"How many events do you use to train for other events or experiment?"
Two years ago, I would have said, "zero." I only did events when I felt like I was ready for them. I would train hard for months, and that training would lead up to one big awesome run that I had put all of my energy into.
In the past two years, I've done at least 10 events that were just for fun, or experimental on some level. But, who am I kidding? Isn't it all an experiment?
Take last year's Turkey Trot 10k. I was still on my I-am-(half)-Ironwoman parade, and had just set a personal record for a 10k two weeks prior. "Ha!" I thought, "a 10k? I will nail this." About 2 miles into the race, I realized that it ain't happening, whereby I resorted to gawk at other runners, stop at a mimosa station, and give high-fives to children spectators. This day would not be lost on dead running legs!
Then there are days, like the Silicon Valley Triathlon where I use it to train for Wildflower, and ended up getting second in my age group. So, an experiment with surprising results. Unfortunately Wildflower, which I had trained for, didn't go well.
So, you see - it's ALL an experiment.
I signed up for the Pacific Grove Sprint Triathlon on a whim this year. It definitely wasn't a race that fit into marathon training. At. All. But, Pac Grove was my first triathlon two years ago, and I feel kind of nostalgic about swimming through a cold cove of kelp. Plus, it was the first year I could be there on a Sunday to do the sprint distance with my friends from the Mighty Broncos - the people who got me to sign up for my first triathlon two years ago.
According to the results from last year's sprint race, I thought the third place spot for my age group was attainable. I tried to put together a best-case scenario for the course. I honestly had no idea how long it would take me to swim .25 miles because I've never done it, so I timed myself at the pool one day and figured 8 minutes isn't too bad. As long as I could be closer to 19 mph on the bike, I could make up for my slower swim time. Then, I would need to run as close to 7 minute miles as possible. The run is only 2 measly little miles. How hard could that be? Hmmm.... I hadn't done any bricks workouts in weeks.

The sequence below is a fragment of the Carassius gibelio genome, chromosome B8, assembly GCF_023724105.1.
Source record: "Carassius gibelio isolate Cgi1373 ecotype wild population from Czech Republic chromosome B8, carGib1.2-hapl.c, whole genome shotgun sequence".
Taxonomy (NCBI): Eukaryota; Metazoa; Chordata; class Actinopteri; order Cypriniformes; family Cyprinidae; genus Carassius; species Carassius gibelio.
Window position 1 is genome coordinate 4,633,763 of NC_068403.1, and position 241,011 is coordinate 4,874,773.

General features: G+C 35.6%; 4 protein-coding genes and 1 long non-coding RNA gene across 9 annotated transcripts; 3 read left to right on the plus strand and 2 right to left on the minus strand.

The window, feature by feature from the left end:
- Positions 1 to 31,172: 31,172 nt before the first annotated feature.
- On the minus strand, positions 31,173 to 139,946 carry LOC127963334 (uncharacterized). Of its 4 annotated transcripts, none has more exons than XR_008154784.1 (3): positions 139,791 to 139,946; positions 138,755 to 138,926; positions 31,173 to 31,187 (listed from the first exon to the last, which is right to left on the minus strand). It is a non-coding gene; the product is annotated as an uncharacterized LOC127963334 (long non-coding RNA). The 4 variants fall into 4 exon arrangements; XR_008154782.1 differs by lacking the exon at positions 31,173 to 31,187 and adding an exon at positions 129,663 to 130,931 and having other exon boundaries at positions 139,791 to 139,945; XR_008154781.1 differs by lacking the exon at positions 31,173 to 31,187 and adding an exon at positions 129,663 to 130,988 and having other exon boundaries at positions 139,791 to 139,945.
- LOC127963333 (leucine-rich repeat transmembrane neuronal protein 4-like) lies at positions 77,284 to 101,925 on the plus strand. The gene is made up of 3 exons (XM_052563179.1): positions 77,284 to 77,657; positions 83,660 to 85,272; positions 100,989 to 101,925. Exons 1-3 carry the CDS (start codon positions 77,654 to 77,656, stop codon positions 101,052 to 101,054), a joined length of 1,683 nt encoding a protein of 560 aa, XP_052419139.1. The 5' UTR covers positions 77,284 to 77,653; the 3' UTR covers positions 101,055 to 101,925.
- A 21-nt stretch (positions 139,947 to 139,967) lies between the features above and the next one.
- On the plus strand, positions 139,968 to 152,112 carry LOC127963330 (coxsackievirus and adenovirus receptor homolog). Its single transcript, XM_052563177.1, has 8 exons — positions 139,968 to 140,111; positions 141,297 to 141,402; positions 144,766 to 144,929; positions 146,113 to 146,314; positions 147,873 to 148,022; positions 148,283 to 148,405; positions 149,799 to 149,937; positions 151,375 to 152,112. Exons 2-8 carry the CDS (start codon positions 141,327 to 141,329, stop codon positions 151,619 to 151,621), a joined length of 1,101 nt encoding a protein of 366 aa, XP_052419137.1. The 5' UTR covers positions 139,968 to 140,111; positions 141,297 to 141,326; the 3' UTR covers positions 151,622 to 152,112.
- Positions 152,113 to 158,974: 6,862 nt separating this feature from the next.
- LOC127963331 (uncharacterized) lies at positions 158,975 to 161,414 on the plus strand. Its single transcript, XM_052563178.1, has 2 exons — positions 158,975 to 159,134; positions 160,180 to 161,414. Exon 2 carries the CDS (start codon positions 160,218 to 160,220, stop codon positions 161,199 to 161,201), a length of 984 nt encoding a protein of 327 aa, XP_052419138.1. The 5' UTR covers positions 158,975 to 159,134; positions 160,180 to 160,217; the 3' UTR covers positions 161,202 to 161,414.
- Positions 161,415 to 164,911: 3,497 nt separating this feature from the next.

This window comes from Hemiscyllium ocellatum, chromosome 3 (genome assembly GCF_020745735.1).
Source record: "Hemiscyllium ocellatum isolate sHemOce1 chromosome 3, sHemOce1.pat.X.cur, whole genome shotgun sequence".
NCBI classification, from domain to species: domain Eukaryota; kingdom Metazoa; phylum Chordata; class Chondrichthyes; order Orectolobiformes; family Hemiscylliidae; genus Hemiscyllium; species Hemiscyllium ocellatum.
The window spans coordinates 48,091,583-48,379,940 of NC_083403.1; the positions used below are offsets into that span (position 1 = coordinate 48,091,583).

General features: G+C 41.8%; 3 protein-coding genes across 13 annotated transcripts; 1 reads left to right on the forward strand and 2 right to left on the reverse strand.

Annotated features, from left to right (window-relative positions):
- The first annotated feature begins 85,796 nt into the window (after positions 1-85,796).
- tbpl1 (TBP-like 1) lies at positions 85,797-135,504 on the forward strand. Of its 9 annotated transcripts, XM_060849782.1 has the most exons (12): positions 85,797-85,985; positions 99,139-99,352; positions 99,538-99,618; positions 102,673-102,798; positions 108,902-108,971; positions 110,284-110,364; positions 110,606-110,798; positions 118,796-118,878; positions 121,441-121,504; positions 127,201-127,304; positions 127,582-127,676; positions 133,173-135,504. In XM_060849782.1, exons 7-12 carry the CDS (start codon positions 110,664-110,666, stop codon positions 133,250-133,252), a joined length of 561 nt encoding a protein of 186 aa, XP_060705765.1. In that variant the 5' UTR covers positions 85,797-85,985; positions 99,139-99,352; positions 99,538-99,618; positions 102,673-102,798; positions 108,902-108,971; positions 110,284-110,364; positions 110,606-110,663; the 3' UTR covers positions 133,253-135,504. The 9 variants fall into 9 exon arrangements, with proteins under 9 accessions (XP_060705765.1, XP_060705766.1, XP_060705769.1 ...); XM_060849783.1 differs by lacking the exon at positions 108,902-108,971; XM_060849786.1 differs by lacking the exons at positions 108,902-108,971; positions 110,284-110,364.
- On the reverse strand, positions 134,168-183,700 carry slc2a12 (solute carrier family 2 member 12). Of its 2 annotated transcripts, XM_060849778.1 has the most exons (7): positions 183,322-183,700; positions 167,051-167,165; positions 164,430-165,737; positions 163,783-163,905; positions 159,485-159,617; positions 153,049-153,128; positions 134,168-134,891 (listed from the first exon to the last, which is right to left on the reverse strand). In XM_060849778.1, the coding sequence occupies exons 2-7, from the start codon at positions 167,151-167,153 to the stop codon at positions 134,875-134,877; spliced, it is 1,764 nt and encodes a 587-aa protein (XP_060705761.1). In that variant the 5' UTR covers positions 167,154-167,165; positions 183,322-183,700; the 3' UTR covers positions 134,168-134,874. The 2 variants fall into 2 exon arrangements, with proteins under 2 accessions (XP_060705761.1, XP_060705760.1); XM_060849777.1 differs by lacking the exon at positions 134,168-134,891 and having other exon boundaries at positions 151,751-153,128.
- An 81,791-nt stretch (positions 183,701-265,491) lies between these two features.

Then there were transitions. For about a week, I considered no wet suit, and putting cage pedals on my bike to avoid another shoe change. I opted to do it the way I am used to. It's too cold to swim without a wet suit, not to mention kelp protection, and I would end up losing too much power on my bike without the proper shoes.
This whole thing was an experiment. My Garmin charger was misplaced, so I could only go off of how I felt. I wanted to see what I thought a full-out effort feels like for just over an hour. 1:10 would be a great time. Maybe at 1:06 I could podium (depends on the competition). . . could go either way.
Swim .25 miles: 8 minutes, 23 seconds
I got right in the front for the swim. "I'm slower, but people can climb over me," I thought. The kelp wasn't too bad this year (possibly mowed down by the Olympic distance race the day before), and the water was a balmy 60 degrees. I fought my way through a couple of people at the beginning, but I remembered that it was a short swim, so I tried to keep the momentum going.
Transition 1 (Swim to Bike): 2 minutes, 36 seconds
Pacific Grove has kind of a long transition from water to bike, so I was a little dizzy putting on my bike shoes, but I noticed there were still a lot of bikes on the rack. Translation: still a lot of people swimming. So, I'd better get going!
Bike 12 miles: 39 minutes, 23 seconds
Only a few men passed me on the bike. There are so many people doing multiple loops on this course, that I couldn't locate the other ladies in my age group. Translation = they were faster swimmers and already ahead of me. As long as I could hold my place, I was happy with that.
Transition 2 (Bike to Run): 1 minute, 23 seconds
Back to the bike to run transition, I was feeling feisty.
Run 2 miles: 14 minutes, 32 seconds
No excuses on this run. So I headed out for 2 laps of running as fast as possible. The first lap was pretty difficult, and the hill on the second half was enough to make me worry that my lead legs were going at a 10 minute pace. But, the second lap felt really good, and I felt confident that my time was under 1:10.
Overall time: 1 hour, 6 minutes, 21 seconds
A good race overall, and 3rd in my age group was just the icing on the cake. Tons of fun. It it worth mentioning that I was in the top 10 women overall, but also that there was a 15-year old, and a 12-year old girl in the top 10. Holy bejeezus! The 12-year old's swim split was faster than most of the men.
It almost makes me want a daughter. Almost.
I really like shorter distances, and think I could still improve a bit. Next year may be the year of short course triathlon. It would be awesome to go to nationals in my new 35-39 age group.
Now back to your regularly scheduled marathon training program. . .
|3rd place in my Age Group. What will 35-39 bring next year?|
|Relay podium madness! I'm proud to know and love the people in the top two relay teams! Go Mighty Broncos!|
|A special shout out to my favorite German triathlon friend, Thomas. He had a really awesome race! Then he was robbed of a medal. (Ask him about it. I am protecting the innocent.)|